53 of 53 people found the following review helpful
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This review is from: Samsung 355V5C Series 3 15.6-inch Laptop (Silver) (AMD A6 4400M 2.7GHz, 6GB RAM, 500GB HDD, DVDSM DL, LAN, WLAN, Webcam, Integretaed Graphics, Windows 7 Home Premium 64-Bit) (Personal Computers)
I purchased this laptop at a perhaps promotional price from Amazon and as such it was a simply stunning buy, but even at around 400 GBP this machine is still a 5 stars, although the version based on the AMD A8 chip may be an even better buy in the 400-500 pounds price range.
Built and look
The laptop feels very solid and extremely stylish thanks to a very well made construction and an impeccable metal cladding finish. I am not particularly keen on many such laptops but this is very nice looking. There is very minimal or no flexing for neither the chassis nor screen. It is quite thin for a DVD equipped laptop and it is fairly light for a non ultra-portable machine.
It has all the right features for a modern work and media laptop, except I would have preferred a higher resolution webcam. However it include HDMI and VGA video ports, 4 USB ports (two of which are very fast) Ethernet and WiFi, the latest bluetooth which is fast and supports all recent services, a card reader slot and the analog audio IN/OUT plugs. I used it with my iMac bluetooth mouse running both Windows and Linux with identical results in operation to the iMac.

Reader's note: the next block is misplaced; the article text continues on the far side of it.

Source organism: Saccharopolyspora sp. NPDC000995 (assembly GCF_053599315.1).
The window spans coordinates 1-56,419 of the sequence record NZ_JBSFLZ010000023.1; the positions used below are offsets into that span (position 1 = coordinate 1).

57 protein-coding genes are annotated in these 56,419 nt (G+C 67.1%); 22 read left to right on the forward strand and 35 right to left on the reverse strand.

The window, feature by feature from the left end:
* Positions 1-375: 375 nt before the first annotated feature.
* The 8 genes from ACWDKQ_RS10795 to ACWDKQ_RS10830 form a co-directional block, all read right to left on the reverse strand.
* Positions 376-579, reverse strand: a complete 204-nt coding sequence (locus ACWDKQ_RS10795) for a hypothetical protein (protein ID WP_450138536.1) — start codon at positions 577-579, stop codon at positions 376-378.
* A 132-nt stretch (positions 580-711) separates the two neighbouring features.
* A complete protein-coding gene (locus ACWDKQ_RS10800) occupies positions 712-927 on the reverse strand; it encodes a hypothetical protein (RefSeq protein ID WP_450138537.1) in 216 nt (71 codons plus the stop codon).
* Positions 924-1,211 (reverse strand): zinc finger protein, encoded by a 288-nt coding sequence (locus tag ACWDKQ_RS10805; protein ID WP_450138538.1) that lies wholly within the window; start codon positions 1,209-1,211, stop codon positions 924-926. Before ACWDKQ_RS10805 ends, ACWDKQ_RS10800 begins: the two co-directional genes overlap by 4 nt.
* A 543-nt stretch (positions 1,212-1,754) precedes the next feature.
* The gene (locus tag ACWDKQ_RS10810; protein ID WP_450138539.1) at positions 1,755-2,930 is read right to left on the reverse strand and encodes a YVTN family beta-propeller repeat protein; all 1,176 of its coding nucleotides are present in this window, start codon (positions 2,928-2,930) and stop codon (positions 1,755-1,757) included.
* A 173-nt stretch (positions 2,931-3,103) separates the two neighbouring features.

It is excellent especially for a budget/mid-market machine. It is anti-reflective (a very good thing), bright and with good resolution. Colours are vibrant and with a good fidelity (I am a keen photographer). However the angle of view does affect greatly the contrast (which in turns affects the perceived colours) especially for vertical angles.
The keyboard feels solid and not cheap (although not top quality either). I found it easy and responsive to use. The touchpad looks and feels nice, although the buttons do feel a touch loose. I operation though it is not a real limitation.
Sound is a little bright and thin but basically it is on par or better than Beats Audio machines which is not a bad thing.
CPU and graphics processors
It is based on the latest AMD 64 bit APU architecture. A single chip includes a dual integer-core (with a single floating point core) and a Radeon HD 7520G Graphics Processor. Basically the latter is on par to the Intel HD 4000 graphics, whilst the CPU matches the best i3 and some of the i5 Intel processors. Extensive benchmarking exists for comparison on the web. Samsung fitted 6 GB of RAM in this unit which is very professional, as modern laptop with embedded graphics chips do share RAM between GPU and CPU and 4 GB is not that much these days.